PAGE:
Editor’s Note: This article was published originally in the Spring 2012 edition of CLLAS Notes, the newsletter of the Center for Latino/a and Latin American Studies.
by Alejandra Garcia Diaz Villamil
How have communal banks in Bolivia impacted the empowerment of women entrepreneurs, particularly in terms of decision-making, leadership, participation in community associations, and self-esteem?
The focus of my research is to bring to light the efforts and struggles of indigenous Bolivian women in peri-urban areas. I provide testimony of some of the inequalities along gender lines in Bolivia. In particular, I focus on women’s struggle to become more independent by being entrepreneurs while still being able to be good wives and mothers. The resulting balancing act proves difficult when faced with wage disparity, discrimination, and lack of participation in business opportunities. Nevertheless, women find their calling when they begin a business and are able to generate their own income. Consequently, their self-esteem drastically improves, and they feel greater equality to their male counterparts.
The business case for targeting women is that women have higher repayment rates, invest in their family more than males, and are poorer than males. Therefore, targeting women is both profitable and sustainable for microfinance institutions. Simply targeting women and increasing women’s income is not enough to obtain gender equity.
Access to credit is one way that Bolivian women integrate into the economy and obtain income. However, the question of whether or not loans from nonprofit microfinance organizations results in empowerment, or at least steps toward greater equity in Bolivia, needs more research. With this in mind, my study looks at whether or not this poverty reduction strategy not only alleviates poverty and offers access to credit for women, but more importantly, whether female entrepreneurs are empowered by providing greater access to participation in leadership roles, community associations and greater decision-making in the business and household.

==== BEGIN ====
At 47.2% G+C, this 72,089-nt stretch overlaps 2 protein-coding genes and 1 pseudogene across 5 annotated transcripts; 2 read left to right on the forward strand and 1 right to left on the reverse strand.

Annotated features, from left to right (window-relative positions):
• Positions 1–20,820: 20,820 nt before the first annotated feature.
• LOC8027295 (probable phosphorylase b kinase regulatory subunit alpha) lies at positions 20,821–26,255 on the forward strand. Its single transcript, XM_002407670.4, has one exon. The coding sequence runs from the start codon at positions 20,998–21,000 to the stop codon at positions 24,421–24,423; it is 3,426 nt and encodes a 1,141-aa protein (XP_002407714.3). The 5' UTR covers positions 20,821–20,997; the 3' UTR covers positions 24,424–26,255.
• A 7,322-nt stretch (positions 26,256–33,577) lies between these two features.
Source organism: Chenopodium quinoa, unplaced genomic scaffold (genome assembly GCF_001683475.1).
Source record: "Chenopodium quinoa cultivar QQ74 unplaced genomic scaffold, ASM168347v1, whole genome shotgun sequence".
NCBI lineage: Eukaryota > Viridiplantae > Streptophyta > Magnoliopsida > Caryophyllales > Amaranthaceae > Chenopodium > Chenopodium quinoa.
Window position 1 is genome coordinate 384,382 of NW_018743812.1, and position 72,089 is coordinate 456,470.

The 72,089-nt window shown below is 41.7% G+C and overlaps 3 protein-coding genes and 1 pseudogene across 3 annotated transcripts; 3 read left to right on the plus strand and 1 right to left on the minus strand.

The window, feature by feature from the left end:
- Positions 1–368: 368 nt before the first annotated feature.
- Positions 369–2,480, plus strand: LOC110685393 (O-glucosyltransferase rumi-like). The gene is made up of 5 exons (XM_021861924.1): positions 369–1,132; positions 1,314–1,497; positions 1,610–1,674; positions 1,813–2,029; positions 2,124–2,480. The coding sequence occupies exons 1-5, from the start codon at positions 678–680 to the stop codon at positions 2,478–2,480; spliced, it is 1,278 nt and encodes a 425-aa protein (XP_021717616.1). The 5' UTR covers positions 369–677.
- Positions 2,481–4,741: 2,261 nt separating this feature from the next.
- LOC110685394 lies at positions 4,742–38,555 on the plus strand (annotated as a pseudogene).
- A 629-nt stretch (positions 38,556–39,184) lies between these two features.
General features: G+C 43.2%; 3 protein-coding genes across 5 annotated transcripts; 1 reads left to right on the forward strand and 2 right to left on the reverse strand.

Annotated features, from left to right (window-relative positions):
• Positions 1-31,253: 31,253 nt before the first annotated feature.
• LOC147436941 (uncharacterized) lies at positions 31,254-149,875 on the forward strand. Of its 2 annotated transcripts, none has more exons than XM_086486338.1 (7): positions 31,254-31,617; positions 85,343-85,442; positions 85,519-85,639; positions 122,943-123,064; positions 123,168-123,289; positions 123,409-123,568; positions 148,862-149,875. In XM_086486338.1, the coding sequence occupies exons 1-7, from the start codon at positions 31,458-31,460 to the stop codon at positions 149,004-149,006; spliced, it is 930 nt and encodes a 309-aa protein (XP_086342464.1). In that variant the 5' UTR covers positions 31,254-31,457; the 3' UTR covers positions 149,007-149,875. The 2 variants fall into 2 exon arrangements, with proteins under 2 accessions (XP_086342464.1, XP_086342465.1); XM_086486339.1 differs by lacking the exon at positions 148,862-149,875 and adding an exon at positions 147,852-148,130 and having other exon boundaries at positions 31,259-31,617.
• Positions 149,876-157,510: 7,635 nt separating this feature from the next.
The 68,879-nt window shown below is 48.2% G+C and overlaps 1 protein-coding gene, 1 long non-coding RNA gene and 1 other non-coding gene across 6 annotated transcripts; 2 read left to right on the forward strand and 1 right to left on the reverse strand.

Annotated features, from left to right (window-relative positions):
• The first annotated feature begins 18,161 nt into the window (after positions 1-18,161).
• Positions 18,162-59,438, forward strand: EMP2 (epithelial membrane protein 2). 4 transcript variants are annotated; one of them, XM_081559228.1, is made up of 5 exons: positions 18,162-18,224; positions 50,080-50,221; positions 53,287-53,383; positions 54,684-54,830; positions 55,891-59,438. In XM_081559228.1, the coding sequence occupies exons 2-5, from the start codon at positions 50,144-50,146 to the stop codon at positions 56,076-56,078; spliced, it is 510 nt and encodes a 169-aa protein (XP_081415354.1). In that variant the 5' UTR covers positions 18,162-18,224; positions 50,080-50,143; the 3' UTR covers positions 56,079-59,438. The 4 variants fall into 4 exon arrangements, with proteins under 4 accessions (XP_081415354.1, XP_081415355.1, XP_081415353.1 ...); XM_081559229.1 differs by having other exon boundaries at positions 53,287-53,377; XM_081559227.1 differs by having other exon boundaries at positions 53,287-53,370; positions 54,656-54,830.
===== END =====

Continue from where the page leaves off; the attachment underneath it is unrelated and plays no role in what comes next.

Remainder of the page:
A native Bolivian, I conducted this research primarily in partnership with Center for Alternative Projects and Studies for Development (CEPAD) and CRECER (a communal bank, Bolivian MFI). It was also supported with information by Foro Latino Americano y del Caribe de Micro Finanzas Rurales (FOROLAC) and FINRURAL (Association of Micro Finance Organizations of Bolivia.) Additionally, this research was supported by a CLLAS graduate student research grant. ■
—Alejandra Garcia Diaz Villamil, UO MPA Candidate 2012, M.A.L.P.S. Gender and Women Studies, Armstrong Atlantic State University.